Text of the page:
Binaural hearing in children using Gaussian enveloped and transposed tones

Erica Ehlers, Alan Kan, Matthew B. Winn, Corey Stoelb, Ruth Y. Litovsky

Research output: Contribution to journalArticle

2 Citations (Scopus)

Abstract

Children who use bilateral cochlear implants (BiCIs) show significantly poorer sound localization skills than their normal hearing (NH) peers. This difference has been attributed, in part, to the fact that cochlear implants (CIs) do not faithfully transmit interaural time differences (ITDs) and interaural level differences (ILDs), which are known to be important cues for sound localization. Interestingly, little is known about binaural sensitivity in NH children, in particular, with stimuli that constrain acoustic cues in a manner representative of CI processing. In order to better understand and evaluate binaural hearing in children with BiCIs, the authors first undertook a study on binaural sensitivity in NH children ages 8-10, and in adults. Experiments evaluated sound discrimination and lateralization using ITD and ILD cues, for stimuli with robust envelope cues, but poor representation of temporal fine structure. Stimuli were spondaic words, Gaussian-enveloped tone pulse trains (100 pulse-per-second), and transposed tones. Results showed that discrimination thresholds in children were adult-like (15-389 μs for ITDs and 0.5-6.0 dB for ILDs). However, lateralization based on the same binaural cues showed higher variability than seen in adults. Results are discussed in the context of factors that may be responsible for poor representation of binaural cues in bilaterally implanted children.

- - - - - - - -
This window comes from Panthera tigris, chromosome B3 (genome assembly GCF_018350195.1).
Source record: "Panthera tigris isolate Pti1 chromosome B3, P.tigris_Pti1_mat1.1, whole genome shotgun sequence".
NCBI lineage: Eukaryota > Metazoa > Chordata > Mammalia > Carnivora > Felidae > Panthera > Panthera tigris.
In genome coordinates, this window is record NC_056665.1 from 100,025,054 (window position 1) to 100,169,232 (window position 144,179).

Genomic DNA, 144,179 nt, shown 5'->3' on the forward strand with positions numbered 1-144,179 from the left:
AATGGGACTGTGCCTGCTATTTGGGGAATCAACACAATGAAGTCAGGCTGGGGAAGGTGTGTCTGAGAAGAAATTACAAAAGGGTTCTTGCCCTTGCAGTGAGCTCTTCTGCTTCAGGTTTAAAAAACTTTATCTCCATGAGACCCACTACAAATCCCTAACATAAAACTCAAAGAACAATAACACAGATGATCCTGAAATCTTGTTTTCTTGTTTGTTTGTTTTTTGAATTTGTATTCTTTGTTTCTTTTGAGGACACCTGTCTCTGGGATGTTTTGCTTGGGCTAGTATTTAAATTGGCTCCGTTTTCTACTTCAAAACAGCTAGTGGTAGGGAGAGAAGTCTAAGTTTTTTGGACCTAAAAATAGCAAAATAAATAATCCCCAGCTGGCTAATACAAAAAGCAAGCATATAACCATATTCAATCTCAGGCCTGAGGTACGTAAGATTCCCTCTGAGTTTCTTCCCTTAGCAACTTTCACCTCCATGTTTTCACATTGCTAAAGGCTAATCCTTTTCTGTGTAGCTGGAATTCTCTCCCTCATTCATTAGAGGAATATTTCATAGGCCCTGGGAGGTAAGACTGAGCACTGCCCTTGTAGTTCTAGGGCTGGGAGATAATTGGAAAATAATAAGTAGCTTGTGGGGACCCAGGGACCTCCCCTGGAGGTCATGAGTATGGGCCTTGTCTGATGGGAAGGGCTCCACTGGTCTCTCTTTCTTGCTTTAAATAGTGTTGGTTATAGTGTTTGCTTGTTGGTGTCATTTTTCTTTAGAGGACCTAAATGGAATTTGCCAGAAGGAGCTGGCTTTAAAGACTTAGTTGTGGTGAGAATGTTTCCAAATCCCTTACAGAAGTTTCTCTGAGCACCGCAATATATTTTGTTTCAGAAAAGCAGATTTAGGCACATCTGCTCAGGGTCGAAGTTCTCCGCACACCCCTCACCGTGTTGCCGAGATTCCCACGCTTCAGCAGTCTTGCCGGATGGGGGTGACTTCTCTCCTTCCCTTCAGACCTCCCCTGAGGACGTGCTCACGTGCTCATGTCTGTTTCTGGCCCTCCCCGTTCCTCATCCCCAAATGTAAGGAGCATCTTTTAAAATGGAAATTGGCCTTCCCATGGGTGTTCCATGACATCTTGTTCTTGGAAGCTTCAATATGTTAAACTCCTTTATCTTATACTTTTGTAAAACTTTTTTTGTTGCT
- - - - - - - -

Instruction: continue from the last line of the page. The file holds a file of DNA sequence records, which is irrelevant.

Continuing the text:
Original languageEnglish
Pages (from-to)1724-1733
Number of pages10
JournalJournal of the Acoustical Society of America
Volume139
Issue number4
DOIs
Publication statusPublished - Apr 2016
Externally publishedYes

    Fingerprint

Cite this